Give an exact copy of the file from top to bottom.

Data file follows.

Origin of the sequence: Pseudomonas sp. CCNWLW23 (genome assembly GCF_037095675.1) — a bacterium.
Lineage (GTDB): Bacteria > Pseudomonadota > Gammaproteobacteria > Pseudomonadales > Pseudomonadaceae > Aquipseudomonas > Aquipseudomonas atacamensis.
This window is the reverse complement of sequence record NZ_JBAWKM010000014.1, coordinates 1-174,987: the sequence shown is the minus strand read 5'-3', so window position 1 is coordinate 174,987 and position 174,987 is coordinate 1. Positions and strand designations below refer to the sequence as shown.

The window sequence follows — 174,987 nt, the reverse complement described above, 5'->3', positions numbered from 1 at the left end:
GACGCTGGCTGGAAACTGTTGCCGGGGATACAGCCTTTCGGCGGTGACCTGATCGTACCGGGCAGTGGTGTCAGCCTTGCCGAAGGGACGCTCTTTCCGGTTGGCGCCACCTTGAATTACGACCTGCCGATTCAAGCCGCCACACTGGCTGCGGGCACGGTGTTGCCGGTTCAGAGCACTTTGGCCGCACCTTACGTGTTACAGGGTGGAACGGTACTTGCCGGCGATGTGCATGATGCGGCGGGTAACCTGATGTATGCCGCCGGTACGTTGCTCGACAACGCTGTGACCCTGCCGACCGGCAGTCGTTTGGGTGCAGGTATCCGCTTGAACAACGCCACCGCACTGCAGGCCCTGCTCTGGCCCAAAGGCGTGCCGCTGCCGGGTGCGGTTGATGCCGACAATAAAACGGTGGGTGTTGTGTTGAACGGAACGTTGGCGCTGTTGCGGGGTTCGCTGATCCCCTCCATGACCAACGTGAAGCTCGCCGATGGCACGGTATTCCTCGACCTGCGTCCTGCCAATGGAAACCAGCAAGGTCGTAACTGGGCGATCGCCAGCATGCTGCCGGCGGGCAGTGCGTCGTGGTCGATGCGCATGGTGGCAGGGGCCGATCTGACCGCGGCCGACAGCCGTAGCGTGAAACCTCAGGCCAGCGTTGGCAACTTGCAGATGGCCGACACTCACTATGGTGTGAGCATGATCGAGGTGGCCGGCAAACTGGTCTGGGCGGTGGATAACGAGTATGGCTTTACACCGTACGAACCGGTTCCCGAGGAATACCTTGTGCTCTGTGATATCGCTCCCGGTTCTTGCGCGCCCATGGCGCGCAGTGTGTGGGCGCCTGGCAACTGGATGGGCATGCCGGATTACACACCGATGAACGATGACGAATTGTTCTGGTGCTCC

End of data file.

Origin of the sequence: Pseudomonas sp. CCNWLW23 (genome assembly GCF_037095675.1) — a bacterium.
Lineage (GTDB): Bacteria > Pseudomonadota > Gammaproteobacteria > Pseudomonadales > Pseudomonadaceae > Aquipseudomonas > Aquipseudomonas atacamensis.
This window is the reverse complement of sequence record NZ_JBAWKM010000014.1, coordinates 1-174,987: the sequence shown is the minus strand read 5'-3', so window position 1 is coordinate 174,987 and position 174,987 is coordinate 1. Positions and strand designations below refer to the sequence as shown.

The window sequence follows — 174,987 nt, the reverse complement described above, 5'->3', positions numbered from 1 at the left end:
GACGCTGGCTGGAAACTGTTGCCGGGGATACAGCCTTTCGGCGGTGACCTGATCGTACCGGGCAGTGGTGTCAGCCTTGCCGAAGGGACGCTCTTTCCGGTTGGCGCCACCTTGAATTACGACCTGCCGATTCAAGCCGCCACACTGGCTGCGGGCACGGTGTTGCCGGTTCAGAGCACTTTGGCCGCACCTTACGTGTTACAGGGTGGAACGGTACTTGCCGGCGATGTGCATGATGCGGCGGGTAACCTGATGTATGCCGCCGGTACGTTGCTCGACAACGCTGTGACCCTGCCGACCGGCAGTCGTTTGGGTGCAGGTATCCGCTTGAACAACGCCACCGCACTGCAGGCCCTGCTCTGGCCCAAAGGCGTGCCGCTGCCGGGTGCGGTTGATGCCGACAATAAAACGGTGGGTGTTGTGTTGAACGGAACGTTGGCGCTGTTGCGGGGTTCGCTGATCCCCTCCATGACCAACGTGAAGCTCGCCGATGGCACGGTATTCCTCGACCTGCGTCCTGCCAATGGAAACCAGCAAGGTCGTAACTGGGCGATCGCCAGCATGCTGCCGGCGGGCAGTGCGTCGTGGTCGATGCGCATGGTGGCAGGGGCCGATCTGACCGCGGCCGACAGCCGTAGCGTGAAACCTCAGGCCAGCGTTGGCAACTTGCAGATGGCCGACACTCACTATGGTGTGAGCATGATCGAGGTGGCCGGCAAACTGGTCTGGGCGGTGGATAACGAGTATGGCTTTACACCGTACGAACCGGTTCCCGAGGAATACCTTGTGCTCTGTGATATCGCTCCCGGTTCTTGCGCGCCCATGGCGCGCAGTGTGTGGGCGCCTGGCAACTGGATGGGCATGCCGGATTACACACCGATGAACGATGACGAATTGTTCTGGTGCTCC